China is Building 30 Sponge Cities To Slow Down Climate Change
China is planning to build, or restructure 30 of its urban areas so as to become so-called Sponge Cities. These sponge cities are made so as to capture as much rainwater as possible. The reasoning is that, with climate change, there is an increased chance of stronger rainstorms and flooding. These cities will then employ all sorts of technologies so as to capture that excess water and put it to good use.
The Sponge Cities Initiative was launched back in 2015 and invests in projects that focus on absorbing floodwater. At the present moment, the Chinese government is looking into 30 of its cities, including Shanghai, Wuhan, and Xiamen to apply these technologies. The overall plan is to have 80% of the entire Chinese urban area reusing at least 70% of the rainwater by 2020.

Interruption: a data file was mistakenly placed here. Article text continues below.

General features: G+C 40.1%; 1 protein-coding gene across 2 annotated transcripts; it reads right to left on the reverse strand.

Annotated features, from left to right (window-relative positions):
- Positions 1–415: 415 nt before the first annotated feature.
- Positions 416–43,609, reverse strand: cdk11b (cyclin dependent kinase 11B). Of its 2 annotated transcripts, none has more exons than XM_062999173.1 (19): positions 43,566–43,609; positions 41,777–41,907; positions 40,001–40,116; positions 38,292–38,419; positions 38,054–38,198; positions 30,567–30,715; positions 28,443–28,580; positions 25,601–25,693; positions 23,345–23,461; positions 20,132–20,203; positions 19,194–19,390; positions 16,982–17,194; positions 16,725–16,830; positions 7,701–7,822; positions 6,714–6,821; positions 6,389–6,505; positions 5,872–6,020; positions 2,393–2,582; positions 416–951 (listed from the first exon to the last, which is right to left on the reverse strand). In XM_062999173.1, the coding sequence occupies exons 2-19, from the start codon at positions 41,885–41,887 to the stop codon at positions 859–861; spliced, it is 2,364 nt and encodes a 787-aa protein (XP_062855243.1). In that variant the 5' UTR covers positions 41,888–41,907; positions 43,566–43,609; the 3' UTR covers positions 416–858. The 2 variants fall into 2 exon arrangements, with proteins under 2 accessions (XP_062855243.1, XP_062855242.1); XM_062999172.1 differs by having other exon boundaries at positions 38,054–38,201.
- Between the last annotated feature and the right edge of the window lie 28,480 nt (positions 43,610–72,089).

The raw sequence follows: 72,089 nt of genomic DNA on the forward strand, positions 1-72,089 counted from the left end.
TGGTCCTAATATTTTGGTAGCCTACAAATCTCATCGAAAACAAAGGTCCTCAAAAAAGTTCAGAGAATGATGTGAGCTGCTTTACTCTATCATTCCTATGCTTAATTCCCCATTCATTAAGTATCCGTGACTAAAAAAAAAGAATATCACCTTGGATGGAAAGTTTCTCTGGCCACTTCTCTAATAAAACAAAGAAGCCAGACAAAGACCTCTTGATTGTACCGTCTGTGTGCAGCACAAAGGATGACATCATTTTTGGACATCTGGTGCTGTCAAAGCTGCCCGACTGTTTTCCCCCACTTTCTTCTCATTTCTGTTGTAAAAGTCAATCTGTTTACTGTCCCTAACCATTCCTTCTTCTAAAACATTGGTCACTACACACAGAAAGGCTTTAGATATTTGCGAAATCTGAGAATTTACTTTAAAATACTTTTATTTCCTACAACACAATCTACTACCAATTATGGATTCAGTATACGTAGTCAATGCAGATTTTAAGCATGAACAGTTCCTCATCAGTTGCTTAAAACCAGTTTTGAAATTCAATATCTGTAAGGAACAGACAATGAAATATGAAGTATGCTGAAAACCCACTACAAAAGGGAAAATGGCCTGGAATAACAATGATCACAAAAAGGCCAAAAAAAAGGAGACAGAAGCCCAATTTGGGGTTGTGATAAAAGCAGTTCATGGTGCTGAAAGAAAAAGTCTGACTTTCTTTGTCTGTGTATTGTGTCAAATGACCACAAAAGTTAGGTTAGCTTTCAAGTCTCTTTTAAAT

These 30 sponge cities have received $12 billion in funding, which constitutes 15 to 20 percent of the total funding needed – which is provided by the government. The rest needs to come from the local authorities as well as private investments.
Lingang, which is a planned city in Shanghai’s Pudong district, aims at becoming the largest sponge city in the world. The effort is supplemented by $119 million in funding from the city government. So far, it has begun planting on rooftops and creating wetlands (which are perfect storage spaces for excess water.) They’re also laying down permeable roads that are capable of storing runoff water.
There is no one way of creating a good sponge city, and depending on various conditions, cities employ different strategies to better suit their environment. Among these strategies, we have the before mentioned green rooftops, as well as using various permeable materials for roadbuilding.
China is also not the only country that’s looking towards its future sponge cities. Berlin, in Germany, is also looking to become one.